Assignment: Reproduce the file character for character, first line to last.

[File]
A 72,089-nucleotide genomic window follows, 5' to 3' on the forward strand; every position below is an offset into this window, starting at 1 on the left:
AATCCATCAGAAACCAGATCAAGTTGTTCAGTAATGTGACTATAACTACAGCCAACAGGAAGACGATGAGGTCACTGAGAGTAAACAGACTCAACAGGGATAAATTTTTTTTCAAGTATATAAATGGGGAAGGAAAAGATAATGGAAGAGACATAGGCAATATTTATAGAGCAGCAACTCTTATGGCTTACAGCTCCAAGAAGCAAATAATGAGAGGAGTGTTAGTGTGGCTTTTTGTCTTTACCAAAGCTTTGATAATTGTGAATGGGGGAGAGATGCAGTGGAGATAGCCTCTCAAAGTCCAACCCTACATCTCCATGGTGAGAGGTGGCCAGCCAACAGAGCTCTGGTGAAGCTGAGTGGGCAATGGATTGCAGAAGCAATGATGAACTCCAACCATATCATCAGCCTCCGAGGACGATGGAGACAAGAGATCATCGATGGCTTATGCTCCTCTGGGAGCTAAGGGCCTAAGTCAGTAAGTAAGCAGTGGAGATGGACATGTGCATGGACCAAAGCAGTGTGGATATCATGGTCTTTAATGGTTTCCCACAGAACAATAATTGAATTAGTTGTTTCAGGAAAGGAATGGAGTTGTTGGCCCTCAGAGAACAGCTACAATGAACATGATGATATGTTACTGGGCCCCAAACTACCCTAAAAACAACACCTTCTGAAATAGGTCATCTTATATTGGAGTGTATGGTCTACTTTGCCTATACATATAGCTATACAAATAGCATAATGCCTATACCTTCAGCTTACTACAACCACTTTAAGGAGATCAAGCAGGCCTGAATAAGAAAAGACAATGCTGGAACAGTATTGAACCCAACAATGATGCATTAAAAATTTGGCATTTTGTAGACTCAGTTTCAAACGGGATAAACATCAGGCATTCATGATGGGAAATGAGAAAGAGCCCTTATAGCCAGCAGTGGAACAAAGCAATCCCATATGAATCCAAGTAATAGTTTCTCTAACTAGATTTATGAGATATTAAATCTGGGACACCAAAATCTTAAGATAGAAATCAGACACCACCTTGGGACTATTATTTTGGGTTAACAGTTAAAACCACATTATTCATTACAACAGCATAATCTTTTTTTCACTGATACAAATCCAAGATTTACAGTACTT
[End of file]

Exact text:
A 72,089-nucleotide genomic window follows, 5' to 3' on the forward strand; every position below is an offset into this window, starting at 1 on the left:
AATCCATCAGAAACCAGATCAAGTTGTTCAGTAATGTGACTATAACTACAGCCAACAGGAAGACGATGAGGTCACTGAGAGTAAACAGACTCAACAGGGATAAATTTTTTTTCAAGTATATAAATGGGGAAGGAAAAGATAATGGAAGAGACATAGGCAATATTTATAGAGCAGCAACTCTTATGGCTTACAGCTCCAAGAAGCAAATAATGAGAGGAGTGTTAGTGTGGCTTTTTGTCTTTACCAAAGCTTTGATAATTGTGAATGGGGGAGAGATGCAGTGGAGATAGCCTCTCAAAGTCCAACCCTACATCTCCATGGTGAGAGGTGGCCAGCCAACAGAGCTCTGGTGAAGCTGAGTGGGCAATGGATTGCAGAAGCAATGATGAACTCCAACCATATCATCAGCCTCCGAGGACGATGGAGACAAGAGATCATCGATGGCTTATGCTCCTCTGGGAGCTAAGGGCCTAAGTCAGTAAGTAAGCAGTGGAGATGGACATGTGCATGGACCAAAGCAGTGTGGATATCATGGTCTTTAATGGTTTCCCACAGAACAATAATTGAATTAGTTGTTTCAGGAAAGGAATGGAGTTGTTGGCCCTCAGAGAACAGCTACAATGAACATGATGATATGTTACTGGGCCCCAAACTACCCTAAAAACAACACCTTCTGAAATAGGTCATCTTATATTGGAGTGTATGGTCTACTTTGCCTATACATATAGCTATACAAATAGCATAATGCCTATACCTTCAGCTTACTACAACCACTTTAAGGAGATCAAGCAGGCCTGAATAAGAAAAGACAATGCTGGAACAGTATTGAACCCAACAATGATGCATTAAAAATTTGGCATTTTGTAGACTCAGTTTCAAACGGGATAAACATCAGGCATTCATGATGGGAAATGAGAAAGAGCCCTTATAGCCAGCAGTGGAACAAAGCAATCCCATATGAATCCAAGTAATAGTTTCTCTAACTAGATTTATGAGATATTAAATCTGGGACACCAAAATCTTAAGATAGAAATCAGACACCACCTTGGGACTATTATTTTGGGTTAACAGTTAAAACCACATTATTCATTACAACAGCATAATCTTTTTTTCACTGATACAAATCCAAGATTTACAGTACTT